When I came home from Italy a little over two months ago, I noticed an immediate difference between the quality of my Keurig coffee versus the full-bodied, fresh and delicious expresso I had while in Italy. Part of my Keurig dissatisfaction came from the fact that I went to a café every single morning while in Italy, so tastebud culture shock was definitely involved. However, whether you prefer Keurig or Nespresso, there are definitely some major pros and cons of each.
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In the act of full disclosure, I’ll admit that I personally prefer Nespresso over Keurig, however; everyone’s needs and tastes are different, so I’m going to try and make this post as unbiased as possible! I own both the Nespresso Vertuo Coffee Machine and the Keurig K50 Coffee Maker and love both for different reasons. Broadly speaking, they are both single-serve brewers that require K-cups (Keurig) or pods and capsules (Nespresso), but there are a TON of differences between the two.
picture via Keurig on Twitter
I own the Keurig K50 Coffee Maker after previously owning an off-brand, inexpensive Keurig my freshman and sophomore years of college. Keurig is the go-to option for many college students because it is relatively inexpensive compared to other products on the market. Not only is the machine cheaper, but you can also purchase K-cups in bulk from Sam’s Club or Cosco for around $0.60 a piece.
The price point on the Keurig is definitely a pro, but what if you want more than just coffee? Although Keurig played around with the idea of an espresso machine a few years back, it wasn’t a success. Recently Keurig is trying against and released their K-Café, however; it is pretty pricey and retails for $199; around the same as Nespresso machines.
In terms of recycling, Keurig K-cups are not currently recyclable. With this being said, Keurig does works with companies in their Ground to Grow On™ program where they separate the grounds from the foil and plastic. By 2020, Keurig intends to have all of their new K-cups recyclable, however; in the meantime, the average American coffee drinker has around 3 cups of coffee a day according to E-Imports. If you are a Keurig user, that’s 1,168 K-cups a year. Spread that out among Keurig’s 11.2 million users just from 2015, and you can only imagine the resources that are going to waste by individual users.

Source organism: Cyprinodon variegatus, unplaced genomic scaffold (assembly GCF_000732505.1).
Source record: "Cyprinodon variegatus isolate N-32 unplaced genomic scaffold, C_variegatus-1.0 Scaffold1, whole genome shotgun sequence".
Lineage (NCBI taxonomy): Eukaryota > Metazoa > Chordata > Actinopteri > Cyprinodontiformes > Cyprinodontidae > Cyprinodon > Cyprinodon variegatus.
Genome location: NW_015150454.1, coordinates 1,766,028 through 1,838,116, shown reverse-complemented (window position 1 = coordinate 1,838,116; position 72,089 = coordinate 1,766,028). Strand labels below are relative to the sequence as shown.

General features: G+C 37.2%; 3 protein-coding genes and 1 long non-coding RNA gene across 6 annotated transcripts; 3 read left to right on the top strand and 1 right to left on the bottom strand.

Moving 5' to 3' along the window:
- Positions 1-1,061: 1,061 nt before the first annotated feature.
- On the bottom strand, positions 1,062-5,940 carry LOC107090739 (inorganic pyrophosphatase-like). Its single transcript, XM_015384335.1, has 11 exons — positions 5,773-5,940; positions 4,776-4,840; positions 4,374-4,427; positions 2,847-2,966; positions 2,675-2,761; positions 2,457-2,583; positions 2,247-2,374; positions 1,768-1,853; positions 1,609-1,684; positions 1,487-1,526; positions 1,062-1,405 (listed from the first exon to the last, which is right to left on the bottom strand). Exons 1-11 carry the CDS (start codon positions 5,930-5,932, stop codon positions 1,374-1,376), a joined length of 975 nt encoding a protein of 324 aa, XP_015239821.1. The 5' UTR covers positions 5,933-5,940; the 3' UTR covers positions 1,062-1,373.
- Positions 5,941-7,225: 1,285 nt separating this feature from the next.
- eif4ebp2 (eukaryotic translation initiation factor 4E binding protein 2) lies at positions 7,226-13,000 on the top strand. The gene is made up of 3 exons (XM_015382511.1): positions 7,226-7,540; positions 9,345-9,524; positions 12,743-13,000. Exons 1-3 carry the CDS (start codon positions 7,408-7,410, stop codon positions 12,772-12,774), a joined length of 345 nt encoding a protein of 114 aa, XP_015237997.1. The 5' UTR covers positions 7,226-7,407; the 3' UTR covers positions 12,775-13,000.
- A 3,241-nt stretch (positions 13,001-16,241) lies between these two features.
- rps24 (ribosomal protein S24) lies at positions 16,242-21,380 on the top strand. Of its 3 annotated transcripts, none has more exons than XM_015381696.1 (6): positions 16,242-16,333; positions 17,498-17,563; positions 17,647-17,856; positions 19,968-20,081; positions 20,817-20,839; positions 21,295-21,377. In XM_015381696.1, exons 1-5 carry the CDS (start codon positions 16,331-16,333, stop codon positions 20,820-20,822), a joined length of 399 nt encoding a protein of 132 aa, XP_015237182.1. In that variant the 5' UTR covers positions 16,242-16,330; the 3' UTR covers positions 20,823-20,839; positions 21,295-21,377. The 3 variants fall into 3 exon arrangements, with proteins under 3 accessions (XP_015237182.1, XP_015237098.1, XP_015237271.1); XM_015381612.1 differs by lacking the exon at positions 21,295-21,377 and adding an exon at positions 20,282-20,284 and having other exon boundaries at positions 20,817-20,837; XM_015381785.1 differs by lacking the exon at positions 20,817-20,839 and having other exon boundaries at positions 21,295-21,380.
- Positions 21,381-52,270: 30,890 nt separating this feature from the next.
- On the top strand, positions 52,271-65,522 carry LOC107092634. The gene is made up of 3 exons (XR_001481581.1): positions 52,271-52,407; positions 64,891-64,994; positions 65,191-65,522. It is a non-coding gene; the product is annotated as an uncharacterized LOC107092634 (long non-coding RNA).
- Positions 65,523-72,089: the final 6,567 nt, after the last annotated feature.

I own the Nespresso VertuoLine Coffee and Espresso Machine Bundle with the automated milk frother. Nespresso is an investment, but if you’re an espresso fanatic, it’s worth every penny. Nespresso has two lines: Vertuo for coffee and expresso capabilities & Original for only coffee drinks. The Vertuo is only compatible with the pods, which run about $1.10 for coffee beverages, and $0.85 for espresso, and the Original only takes the capsules, around $0.70 per.
Prior to purchasing my Nespresso, I would mask the taste of my Keurig-made coffee with french vanilla creamer. Long story short, I wasn’t a fan of any of the K-cup flavors available, so I overcompensated with sugar. Nespresso pods, on the other hand, are all DELICIOUS! I genuinely enjoy the flavor, so I’ll froth vanilla almond milk (or half-and-half if I want to treat myself), no added sugar necessary!
Nespresso is committed to recycling their pods and giving them a second life. There are two ways to recycle, the first is ordering a recycling bag off of the Nespresso website, if you receive your pods from the website directly, you can throw a couple bags in for free. Unfortunately, although the company that’s committed to recycling, they won’t send you the bags without a purchase online. Your second option is to drop off your capsules or pods at local stores, such as William Sonoma.
Which single-serve brewer do you prefer?
This post is not sponsored by Nespresso or Keurig. All thoughts and opinions are my own.